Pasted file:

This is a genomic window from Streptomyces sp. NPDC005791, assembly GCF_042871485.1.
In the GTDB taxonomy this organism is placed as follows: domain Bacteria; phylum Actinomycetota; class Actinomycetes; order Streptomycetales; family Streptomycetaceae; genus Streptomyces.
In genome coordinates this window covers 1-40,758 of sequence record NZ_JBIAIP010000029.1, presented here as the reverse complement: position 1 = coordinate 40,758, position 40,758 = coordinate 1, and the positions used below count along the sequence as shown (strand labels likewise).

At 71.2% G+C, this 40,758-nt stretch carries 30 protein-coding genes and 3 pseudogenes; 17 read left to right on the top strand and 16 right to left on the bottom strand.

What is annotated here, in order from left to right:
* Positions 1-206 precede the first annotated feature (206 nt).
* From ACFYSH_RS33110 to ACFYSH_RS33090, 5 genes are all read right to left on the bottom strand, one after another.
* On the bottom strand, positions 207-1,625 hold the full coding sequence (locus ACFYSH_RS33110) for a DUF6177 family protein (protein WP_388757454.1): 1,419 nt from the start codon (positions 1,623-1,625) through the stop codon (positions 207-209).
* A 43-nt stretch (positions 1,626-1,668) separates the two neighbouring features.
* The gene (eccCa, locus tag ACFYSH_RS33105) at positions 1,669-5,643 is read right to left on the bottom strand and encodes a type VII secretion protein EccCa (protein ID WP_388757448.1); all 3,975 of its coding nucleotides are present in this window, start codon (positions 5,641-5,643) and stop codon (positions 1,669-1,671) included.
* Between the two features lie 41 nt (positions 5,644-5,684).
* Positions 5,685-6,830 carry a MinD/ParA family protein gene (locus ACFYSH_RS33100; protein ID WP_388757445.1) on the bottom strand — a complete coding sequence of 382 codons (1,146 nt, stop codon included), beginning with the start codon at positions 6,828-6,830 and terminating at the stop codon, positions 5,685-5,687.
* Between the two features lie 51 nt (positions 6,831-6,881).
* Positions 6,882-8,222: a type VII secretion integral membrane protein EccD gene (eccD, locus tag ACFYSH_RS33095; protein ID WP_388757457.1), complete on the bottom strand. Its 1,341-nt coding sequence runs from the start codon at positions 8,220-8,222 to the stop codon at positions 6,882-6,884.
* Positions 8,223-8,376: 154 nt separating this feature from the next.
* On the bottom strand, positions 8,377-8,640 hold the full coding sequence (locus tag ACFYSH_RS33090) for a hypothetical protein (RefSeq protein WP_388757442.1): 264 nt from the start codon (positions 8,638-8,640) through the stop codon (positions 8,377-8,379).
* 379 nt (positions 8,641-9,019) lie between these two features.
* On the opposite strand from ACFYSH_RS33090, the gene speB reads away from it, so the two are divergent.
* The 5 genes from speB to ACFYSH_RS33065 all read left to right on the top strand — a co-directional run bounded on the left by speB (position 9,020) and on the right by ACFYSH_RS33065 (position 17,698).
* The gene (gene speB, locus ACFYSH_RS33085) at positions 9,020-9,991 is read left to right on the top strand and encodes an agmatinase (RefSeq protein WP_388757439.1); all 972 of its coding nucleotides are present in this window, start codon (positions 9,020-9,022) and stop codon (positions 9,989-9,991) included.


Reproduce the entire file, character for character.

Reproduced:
This is a genomic window from Streptomyces sp. NPDC005791, assembly GCF_042871485.1.
In the GTDB taxonomy this organism is placed as follows: domain Bacteria; phylum Actinomycetota; class Actinomycetes; order Streptomycetales; family Streptomycetaceae; genus Streptomyces.
In genome coordinates this window covers 1-40,758 of sequence record NZ_JBIAIP010000029.1, presented here as the reverse complement: position 1 = coordinate 40,758, position 40,758 = coordinate 1, and the positions used below count along the sequence as shown (strand labels likewise).

At 71.2% G+C, this 40,758-nt stretch carries 30 protein-coding genes and 3 pseudogenes; 17 read left to right on the top strand and 16 right to left on the bottom strand.

What is annotated here, in order from left to right:
* Positions 1-206 precede the first annotated feature (206 nt).
* From ACFYSH_RS33110 to ACFYSH_RS33090, 5 genes are all read right to left on the bottom strand, one after another.
* On the bottom strand, positions 207-1,625 hold the full coding sequence (locus ACFYSH_RS33110) for a DUF6177 family protein (protein WP_388757454.1): 1,419 nt from the start codon (positions 1,623-1,625) through the stop codon (positions 207-209).
* A 43-nt stretch (positions 1,626-1,668) separates the two neighbouring features.
* The gene (eccCa, locus tag ACFYSH_RS33105) at positions 1,669-5,643 is read right to left on the bottom strand and encodes a type VII secretion protein EccCa (protein ID WP_388757448.1); all 3,975 of its coding nucleotides are present in this window, start codon (positions 5,641-5,643) and stop codon (positions 1,669-1,671) included.
* Between the two features lie 41 nt (positions 5,644-5,684).
* Positions 5,685-6,830 carry a MinD/ParA family protein gene (locus ACFYSH_RS33100; protein ID WP_388757445.1) on the bottom strand — a complete coding sequence of 382 codons (1,146 nt, stop codon included), beginning with the start codon at positions 6,828-6,830 and terminating at the stop codon, positions 5,685-5,687.
* Between the two features lie 51 nt (positions 6,831-6,881).
* Positions 6,882-8,222: a type VII secretion integral membrane protein EccD gene (eccD, locus tag ACFYSH_RS33095; protein ID WP_388757457.1), complete on the bottom strand. Its 1,341-nt coding sequence runs from the start codon at positions 8,220-8,222 to the stop codon at positions 6,882-6,884.
* Positions 8,223-8,376: 154 nt separating this feature from the next.
* On the bottom strand, positions 8,377-8,640 hold the full coding sequence (locus tag ACFYSH_RS33090) for a hypothetical protein (RefSeq protein WP_388757442.1): 264 nt from the start codon (positions 8,638-8,640) through the stop codon (positions 8,377-8,379).
* 379 nt (positions 8,641-9,019) lie between these two features.
* On the opposite strand from ACFYSH_RS33090, the gene speB reads away from it, so the two are divergent.
* The 5 genes from speB to ACFYSH_RS33065 all read left to right on the top strand — a co-directional run bounded on the left by speB (position 9,020) and on the right by ACFYSH_RS33065 (position 17,698).
* The gene (gene speB, locus ACFYSH_RS33085) at positions 9,020-9,991 is read left to right on the top strand and encodes an agmatinase (RefSeq protein WP_388757439.1); all 972 of its coding nucleotides are present in this window, start codon (positions 9,020-9,022) and stop codon (positions 9,989-9,991) included.